BY CARMEN SIERING
The Media School at Indiana University, established in July 2014, began under a cloud. School of Journalism faculty, students, and alumni were unsure what the move would mean once the school was no longer situated in Ernie Pyle Hall and was taken under the umbrella of the College of Arts and Sciences. Founding Dean James Shanahan understood their apprehensions.
“If I were in their shoes and my school were being merged into something else or changed, I would have concerns,” he says. “So our main job was to get the school up and running, get the faculty and technology in place, and get all the moving parts organized and managed.”
Shanahan, who started in May 2015 and is now well into his second academic year, says things are falling into place. “Now that we’re here, the objections and the reservations have, it seems to me, drifted away,” he says. “One of the main things we did last year was talk to alumni, and the vast majority have been very supportive.”
Shanahan, 56, came to IU by way of Boston University, where he served as a professor and associate dean in the College of Communication and where, he says, he was perfectly happy.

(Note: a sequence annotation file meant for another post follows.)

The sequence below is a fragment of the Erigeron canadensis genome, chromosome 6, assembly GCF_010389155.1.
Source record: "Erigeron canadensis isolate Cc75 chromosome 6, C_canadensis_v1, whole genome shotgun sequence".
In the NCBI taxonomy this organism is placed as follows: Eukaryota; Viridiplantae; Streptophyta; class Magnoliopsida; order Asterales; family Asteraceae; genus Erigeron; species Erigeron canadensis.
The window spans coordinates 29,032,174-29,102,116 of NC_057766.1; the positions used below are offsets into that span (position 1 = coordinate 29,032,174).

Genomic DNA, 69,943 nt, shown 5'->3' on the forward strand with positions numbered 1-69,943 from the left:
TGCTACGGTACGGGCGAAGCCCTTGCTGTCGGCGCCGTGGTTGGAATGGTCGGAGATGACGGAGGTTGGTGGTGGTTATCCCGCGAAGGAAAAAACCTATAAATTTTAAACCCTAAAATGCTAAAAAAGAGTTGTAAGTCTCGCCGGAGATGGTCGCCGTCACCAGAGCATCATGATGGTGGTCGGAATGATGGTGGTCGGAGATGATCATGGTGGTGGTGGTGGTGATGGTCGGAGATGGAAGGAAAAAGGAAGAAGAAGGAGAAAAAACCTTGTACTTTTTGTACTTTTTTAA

“In fact, my first reaction when IU approached me was ‘Why would I go to Bloomington?’” he says. “But it was a great opportunity to be a dean, and what made this even more special was the chance to be the first dean of a school.”
He says that while he and his wife, Lisa, find Bloomington to be much like other college towns, one thing did surprise him: “It’s not at all adherent to the stereotypes of Indiana that one would have from living on the East Coast.”
Shanahan was born in New Rochelle, New York, and grew up in Redding, Connecticut. He’s played jazz piano since he was 14 and just as he was leaving Boston, the James Shanahan Trio put out its first CD, Bright Atlantic. He says he hasn’t played much since moving to Bloomington; he’s been busy working. But, he says, he would love to connect with other local musicians.
In September, Franklin Hall was rededicated as home of The Media School. Shanahan says the presence of IU President Michael McRobbie, Executive Vice President and Provost Lauren Robel, and other administrators, as well as students, faculty, staff, and alumni, demonstrated the support behind the new school.
“I think it’s going well,” he says. “It’s like an airplane. First, you get off the ground. Then you start climbing.” *